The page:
In Haskell you can certainly achieve the same thing with various common extensions ( http://okmij.org/ftp/Haskell/impredicativity-bites.html ). Possibly not in vanilla Haskell '98, at the price of being not a very nice language to work in. (A total language like Idris should permit GADT-like functionality without allowing this kind of issue).

The actual correspondence in haskell are GADTs:

    data EqualityProof a b where
        Refl :: (a ~ b) => EqualityProof a b

    -- compiler error because we don't check that the equality proof is actually Refl
    coerce :: EqualityProof a b -> a -> b
    coerce _ a = a

    -- this works
    coerce Refl a = a

    -- here the Refl pattern match catches the undefined
    -- this is like forcing the programmer to do a null check before the equality is in scope
    -- and throwing a runtime exception when it's null
    coerce undefinded 3 :: String

By “convert” here I mean convince the compiler that any thing of type A is any type B, when it definitely isn't, without using an explicit cast.

Data.Dynamic is type safe. It performs a run-time type check.

Haskell can be made to be unsound using 'unsafeCoerce', but as you'll note, there is a giant unsafe in front of it.

Haskell is unsound because of 'undefined :: a'. There you go - a proof of every proposition by the Curry-Howard isomorphism.

It's still safe, though, as it diverges at run time. Much like the ClassCastException coming from the JVM prevents the unsoundness in the original article from being a safety error.

'unsafeCoerce' (and things that can implement it, like creating a polymorphic mutable cell with 'unsafePerformIO') are worse than unsound - they are also unsafe.

Read about Bottom (⊥).

null can be considered bottom (if it were not for primitives)

From the examples: "String s = gridWrapper.get(0).get(0).get(0);" - Java type system is broken!

Java is not perfect, but this looks to me like a broken code indeed ".get(0).get(0).get(0)".

Could we rephrase the message of the article as "If you write really broken code in Java, you might be not guarded by the type system". And this is, well, uhm, well... acceptable?

>Could we rephrase the message of the article as "If you write really broken code in Java, you might be not guarded by the type system"

The very idea of the type system is that it makes "broken code" of a certain type a compile error.

For certain and specific definitions of "broken code".

Yeah, for the type of broken code that has the wrong types.

Right. I think this is the promise of Java generics: we promise we'll warn you if you're relying on dynamic type checking because we can't prove all dynamic type checks will pass.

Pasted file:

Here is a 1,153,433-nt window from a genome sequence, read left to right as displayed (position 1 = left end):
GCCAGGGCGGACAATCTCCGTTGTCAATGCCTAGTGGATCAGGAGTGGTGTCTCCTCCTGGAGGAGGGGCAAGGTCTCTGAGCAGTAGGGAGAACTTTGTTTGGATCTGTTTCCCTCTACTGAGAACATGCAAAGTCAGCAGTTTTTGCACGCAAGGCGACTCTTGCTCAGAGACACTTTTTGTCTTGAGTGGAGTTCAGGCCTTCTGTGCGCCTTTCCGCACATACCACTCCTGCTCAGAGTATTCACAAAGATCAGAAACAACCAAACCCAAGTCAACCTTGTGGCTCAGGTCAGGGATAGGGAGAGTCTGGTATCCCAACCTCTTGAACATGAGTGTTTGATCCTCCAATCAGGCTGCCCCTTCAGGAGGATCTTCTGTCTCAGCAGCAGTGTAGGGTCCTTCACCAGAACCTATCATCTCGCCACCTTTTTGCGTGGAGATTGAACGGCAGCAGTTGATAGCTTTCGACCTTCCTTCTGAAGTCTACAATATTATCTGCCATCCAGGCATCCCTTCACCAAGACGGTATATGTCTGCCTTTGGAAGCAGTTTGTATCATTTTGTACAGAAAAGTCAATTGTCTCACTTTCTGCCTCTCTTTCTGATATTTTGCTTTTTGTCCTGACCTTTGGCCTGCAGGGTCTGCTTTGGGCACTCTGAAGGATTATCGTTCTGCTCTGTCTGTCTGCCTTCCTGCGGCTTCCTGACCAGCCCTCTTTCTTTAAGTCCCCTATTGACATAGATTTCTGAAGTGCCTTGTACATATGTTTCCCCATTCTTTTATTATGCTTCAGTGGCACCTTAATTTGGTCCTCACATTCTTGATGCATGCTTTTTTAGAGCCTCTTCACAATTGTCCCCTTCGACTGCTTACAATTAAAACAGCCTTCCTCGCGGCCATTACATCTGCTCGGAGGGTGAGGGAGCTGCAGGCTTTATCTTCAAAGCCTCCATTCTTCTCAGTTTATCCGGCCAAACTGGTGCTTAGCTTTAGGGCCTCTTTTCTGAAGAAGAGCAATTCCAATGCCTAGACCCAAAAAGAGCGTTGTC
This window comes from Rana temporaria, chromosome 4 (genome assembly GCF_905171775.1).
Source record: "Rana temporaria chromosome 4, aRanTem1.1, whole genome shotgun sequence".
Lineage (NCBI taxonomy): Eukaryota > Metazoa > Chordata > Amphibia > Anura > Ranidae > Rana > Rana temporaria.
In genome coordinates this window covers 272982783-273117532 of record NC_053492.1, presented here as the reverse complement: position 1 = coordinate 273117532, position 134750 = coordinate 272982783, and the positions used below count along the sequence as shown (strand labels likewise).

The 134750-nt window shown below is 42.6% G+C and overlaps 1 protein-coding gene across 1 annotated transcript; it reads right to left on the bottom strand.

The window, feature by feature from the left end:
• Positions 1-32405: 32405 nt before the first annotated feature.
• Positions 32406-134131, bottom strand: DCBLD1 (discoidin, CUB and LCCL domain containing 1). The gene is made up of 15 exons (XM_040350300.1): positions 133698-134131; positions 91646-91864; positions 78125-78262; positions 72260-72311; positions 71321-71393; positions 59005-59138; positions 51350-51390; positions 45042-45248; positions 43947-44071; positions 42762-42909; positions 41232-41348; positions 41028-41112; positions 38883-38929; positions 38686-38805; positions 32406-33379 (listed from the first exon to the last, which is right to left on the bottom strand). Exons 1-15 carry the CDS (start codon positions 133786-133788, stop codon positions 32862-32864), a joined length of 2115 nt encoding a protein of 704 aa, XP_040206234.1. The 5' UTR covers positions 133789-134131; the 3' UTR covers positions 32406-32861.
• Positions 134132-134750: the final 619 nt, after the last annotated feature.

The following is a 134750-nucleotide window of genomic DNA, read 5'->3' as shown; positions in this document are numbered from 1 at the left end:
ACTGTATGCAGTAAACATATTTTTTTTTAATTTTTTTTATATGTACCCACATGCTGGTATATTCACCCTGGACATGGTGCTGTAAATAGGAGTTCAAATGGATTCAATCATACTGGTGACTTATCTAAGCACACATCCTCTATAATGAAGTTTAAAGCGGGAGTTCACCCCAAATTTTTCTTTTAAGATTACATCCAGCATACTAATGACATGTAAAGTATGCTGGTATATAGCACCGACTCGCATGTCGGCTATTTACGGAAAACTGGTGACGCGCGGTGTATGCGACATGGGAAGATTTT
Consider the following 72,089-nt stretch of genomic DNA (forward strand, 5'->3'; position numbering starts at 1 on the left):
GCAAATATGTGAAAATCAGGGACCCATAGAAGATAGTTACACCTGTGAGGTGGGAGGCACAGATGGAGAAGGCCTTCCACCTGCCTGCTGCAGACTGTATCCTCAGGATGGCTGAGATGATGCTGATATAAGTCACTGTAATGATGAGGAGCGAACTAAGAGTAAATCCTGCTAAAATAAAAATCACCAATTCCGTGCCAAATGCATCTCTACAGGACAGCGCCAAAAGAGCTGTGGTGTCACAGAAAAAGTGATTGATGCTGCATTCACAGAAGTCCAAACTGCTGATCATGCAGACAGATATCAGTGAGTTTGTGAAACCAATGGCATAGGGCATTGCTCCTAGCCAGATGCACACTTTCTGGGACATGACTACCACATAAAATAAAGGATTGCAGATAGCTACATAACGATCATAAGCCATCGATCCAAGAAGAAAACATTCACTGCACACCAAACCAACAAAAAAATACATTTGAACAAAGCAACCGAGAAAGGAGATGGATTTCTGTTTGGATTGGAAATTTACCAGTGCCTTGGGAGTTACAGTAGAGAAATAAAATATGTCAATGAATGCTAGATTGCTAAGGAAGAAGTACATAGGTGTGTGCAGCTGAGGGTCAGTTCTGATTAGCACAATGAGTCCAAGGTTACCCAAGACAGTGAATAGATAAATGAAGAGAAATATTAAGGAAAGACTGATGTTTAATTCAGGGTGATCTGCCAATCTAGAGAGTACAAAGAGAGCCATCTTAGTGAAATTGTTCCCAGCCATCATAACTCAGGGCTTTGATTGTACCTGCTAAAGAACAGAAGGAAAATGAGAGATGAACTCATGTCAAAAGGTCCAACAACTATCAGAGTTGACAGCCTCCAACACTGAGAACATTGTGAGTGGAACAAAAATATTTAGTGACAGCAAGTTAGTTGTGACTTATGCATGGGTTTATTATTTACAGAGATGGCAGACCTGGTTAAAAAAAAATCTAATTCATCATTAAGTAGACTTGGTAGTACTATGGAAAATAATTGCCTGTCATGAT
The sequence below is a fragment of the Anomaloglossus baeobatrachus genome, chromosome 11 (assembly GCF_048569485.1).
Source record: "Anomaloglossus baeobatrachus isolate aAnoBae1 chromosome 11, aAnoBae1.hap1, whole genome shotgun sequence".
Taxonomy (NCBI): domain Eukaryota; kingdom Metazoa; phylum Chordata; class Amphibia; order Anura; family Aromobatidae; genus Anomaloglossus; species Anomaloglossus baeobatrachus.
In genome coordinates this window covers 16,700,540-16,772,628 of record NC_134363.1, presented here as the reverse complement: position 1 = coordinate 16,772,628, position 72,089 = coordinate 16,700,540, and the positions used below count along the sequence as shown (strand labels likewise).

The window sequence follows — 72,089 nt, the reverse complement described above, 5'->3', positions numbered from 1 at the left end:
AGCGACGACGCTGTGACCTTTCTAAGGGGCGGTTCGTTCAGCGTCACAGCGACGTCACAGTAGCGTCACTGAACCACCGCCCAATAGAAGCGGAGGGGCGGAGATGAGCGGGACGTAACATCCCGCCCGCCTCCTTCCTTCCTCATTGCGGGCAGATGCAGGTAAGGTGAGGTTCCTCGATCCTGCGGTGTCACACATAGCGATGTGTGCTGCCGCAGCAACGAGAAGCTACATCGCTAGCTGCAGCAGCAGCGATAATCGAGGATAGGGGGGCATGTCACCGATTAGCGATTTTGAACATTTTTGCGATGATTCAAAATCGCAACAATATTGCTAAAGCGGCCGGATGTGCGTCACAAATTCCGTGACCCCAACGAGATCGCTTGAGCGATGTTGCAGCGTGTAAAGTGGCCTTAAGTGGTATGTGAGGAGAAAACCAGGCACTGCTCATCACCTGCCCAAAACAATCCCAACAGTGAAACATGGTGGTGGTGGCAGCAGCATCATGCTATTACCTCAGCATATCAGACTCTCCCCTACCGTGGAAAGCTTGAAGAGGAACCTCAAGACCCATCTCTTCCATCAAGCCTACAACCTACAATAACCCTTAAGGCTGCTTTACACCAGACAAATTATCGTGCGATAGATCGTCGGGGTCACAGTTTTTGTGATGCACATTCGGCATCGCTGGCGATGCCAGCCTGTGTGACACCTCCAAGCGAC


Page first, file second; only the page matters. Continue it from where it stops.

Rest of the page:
This article gives a series of examples that break that promise.

In some situations. The examples in this article, I think, make it clear that for a lot of "broken code" these errors are caught. It's too bad that there are edge cases, but that is Java all over, in my opinion.

Is a type system really worth that much if it can't help you in a situation where your code is ugly and hard to follow?

"Is X really worth it if it isn't perfect and doesn't cover every edge case?"

I kinda feel like humanity has repeatedly decided the answer to this question is "yes".

"Being valuable" isn't binary. There are relative amounts of value, I think.

Being valuable isn't binary, but you shouldn't stop in the middle if it's possible to do better easily.

I think that's always the conflict in these discussions. We can usually agree on how things work but your "broken and unsounds" is simply a "limitation" to others.

Saying things like "do better easily" makes sense in the context of fixing something that's broken.

But for anyone who just sees it just as a limitation this comes off as presumptuous. What do you want to change? How do you want to overcome the limitation? At what cost?

Unequivocally, yes.

Several new languages (eg Typescript, Dart) have optional type systems that still bring significant value to the table.

Sure - all other things being equal, I'd much rather have a type system that is completely sound. Ceylon's type system is beautiful and I'm happy to see its union + intersection types being adopted by Typescript. But honestly, I'm not going to lose much sleep over these particular issues in Java. Bad code gets refactored.